Officials from the UK video game trade organization ELSPA (Entertainment and Leisure Software Publishers Association) have announced that over £4 million ($7.7m) worth of pirated software was recovered in the United Kingdom last year. A total of 538 raids were carried out in the country, resulting in the successful prosecution of 67 software pirates.
Roger Bennett, director general of ELSPA, commented: "We have seen an encouraging set of results from the past few years which reflect the outstanding efforts of our tireless anti-piracy team and its strong relationships with Trading Standards, Police and other industry trade bodies. While this is just the tip of the iceberg, we are committed to increasing the pressure on criminal activity that undermines the performance of not only our members, but of the industry as a whole."
John Hillier, manager of ELSPA's Anti-Piracy Unit, said: "We are stepping up our investigations into Internet piracy for 2005, building relationships with service providers and maintaining close observations on potentially illegal trading. Whilst we are fully aware of the potential risks to the industry from this kind of piracy, as it currently stands the main threat on the streets today remains the more 'traditional' dealer in physical products."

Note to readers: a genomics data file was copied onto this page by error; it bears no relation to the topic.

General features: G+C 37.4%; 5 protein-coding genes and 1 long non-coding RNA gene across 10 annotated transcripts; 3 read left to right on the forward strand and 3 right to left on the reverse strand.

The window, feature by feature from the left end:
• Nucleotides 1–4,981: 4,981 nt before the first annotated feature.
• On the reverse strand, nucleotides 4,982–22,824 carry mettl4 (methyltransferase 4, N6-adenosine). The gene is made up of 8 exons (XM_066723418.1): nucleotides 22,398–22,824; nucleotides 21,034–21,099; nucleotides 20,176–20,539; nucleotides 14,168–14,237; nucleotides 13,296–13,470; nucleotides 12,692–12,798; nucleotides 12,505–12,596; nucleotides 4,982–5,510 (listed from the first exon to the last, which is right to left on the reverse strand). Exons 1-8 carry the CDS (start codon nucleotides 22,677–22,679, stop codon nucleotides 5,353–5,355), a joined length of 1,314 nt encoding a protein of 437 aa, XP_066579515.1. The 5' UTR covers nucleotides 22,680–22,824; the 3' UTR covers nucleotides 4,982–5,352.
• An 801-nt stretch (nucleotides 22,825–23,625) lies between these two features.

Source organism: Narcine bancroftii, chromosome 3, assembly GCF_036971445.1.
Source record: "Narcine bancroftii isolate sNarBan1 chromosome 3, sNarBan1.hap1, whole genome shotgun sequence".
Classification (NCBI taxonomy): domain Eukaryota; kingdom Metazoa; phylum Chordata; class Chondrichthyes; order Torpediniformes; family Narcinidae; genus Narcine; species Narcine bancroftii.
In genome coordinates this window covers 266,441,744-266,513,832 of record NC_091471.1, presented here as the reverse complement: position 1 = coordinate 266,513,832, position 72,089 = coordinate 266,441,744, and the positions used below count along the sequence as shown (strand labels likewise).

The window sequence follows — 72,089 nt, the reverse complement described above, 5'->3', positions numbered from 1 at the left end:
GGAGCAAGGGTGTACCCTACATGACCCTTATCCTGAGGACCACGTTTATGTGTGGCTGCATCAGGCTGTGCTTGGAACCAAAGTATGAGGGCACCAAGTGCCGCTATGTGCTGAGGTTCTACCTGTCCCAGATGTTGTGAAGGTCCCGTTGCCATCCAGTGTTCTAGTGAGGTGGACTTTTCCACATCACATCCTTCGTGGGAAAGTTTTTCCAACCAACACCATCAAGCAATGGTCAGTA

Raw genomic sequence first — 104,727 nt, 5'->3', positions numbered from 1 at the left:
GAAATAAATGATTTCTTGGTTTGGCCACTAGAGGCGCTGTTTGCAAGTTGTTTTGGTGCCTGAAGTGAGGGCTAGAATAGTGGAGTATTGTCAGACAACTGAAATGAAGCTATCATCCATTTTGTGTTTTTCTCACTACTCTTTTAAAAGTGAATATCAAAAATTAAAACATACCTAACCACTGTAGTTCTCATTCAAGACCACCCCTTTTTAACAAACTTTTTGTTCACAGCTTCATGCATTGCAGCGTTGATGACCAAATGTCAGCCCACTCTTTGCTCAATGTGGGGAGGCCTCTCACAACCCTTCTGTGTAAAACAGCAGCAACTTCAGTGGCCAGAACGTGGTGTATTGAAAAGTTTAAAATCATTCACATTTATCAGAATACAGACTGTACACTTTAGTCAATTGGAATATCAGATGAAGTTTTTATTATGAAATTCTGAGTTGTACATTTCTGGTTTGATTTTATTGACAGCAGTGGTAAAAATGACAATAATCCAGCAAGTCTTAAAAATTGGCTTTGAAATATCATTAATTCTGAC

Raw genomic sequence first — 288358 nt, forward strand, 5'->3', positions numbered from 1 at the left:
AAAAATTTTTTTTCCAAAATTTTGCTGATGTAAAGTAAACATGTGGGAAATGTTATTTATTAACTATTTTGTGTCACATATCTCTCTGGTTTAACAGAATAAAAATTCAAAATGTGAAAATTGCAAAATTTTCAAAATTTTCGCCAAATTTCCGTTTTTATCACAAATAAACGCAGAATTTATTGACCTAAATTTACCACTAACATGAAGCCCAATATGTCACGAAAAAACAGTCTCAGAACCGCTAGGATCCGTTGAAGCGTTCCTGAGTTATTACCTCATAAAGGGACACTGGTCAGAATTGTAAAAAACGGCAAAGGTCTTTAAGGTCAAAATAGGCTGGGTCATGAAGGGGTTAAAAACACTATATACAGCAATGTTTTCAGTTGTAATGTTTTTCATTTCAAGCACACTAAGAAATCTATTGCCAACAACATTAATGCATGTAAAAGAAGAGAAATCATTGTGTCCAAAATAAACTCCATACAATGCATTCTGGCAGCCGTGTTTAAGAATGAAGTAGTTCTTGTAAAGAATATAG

Software piracy has a muddied history with many British gamers, in part stemming from the 8-bit days and the popularity of audio cassette-based computers such as the Sinclair Spectrum and Commodore 64.
In more recent times, the question of piracy has remained prominent in some consumer’s eyes due to the prevalence of 'mod chips' that allow legitimate imported games from America and Japan to be played on British consoles, since these 'mods' will also often play pirated games. The demand for such devices is high in the United Kingdom, usually as a result of notable titles (such as Nintendo's Animal Crossing
) being significantly delayed, or even denied a UK release altogether by lethargic publishers.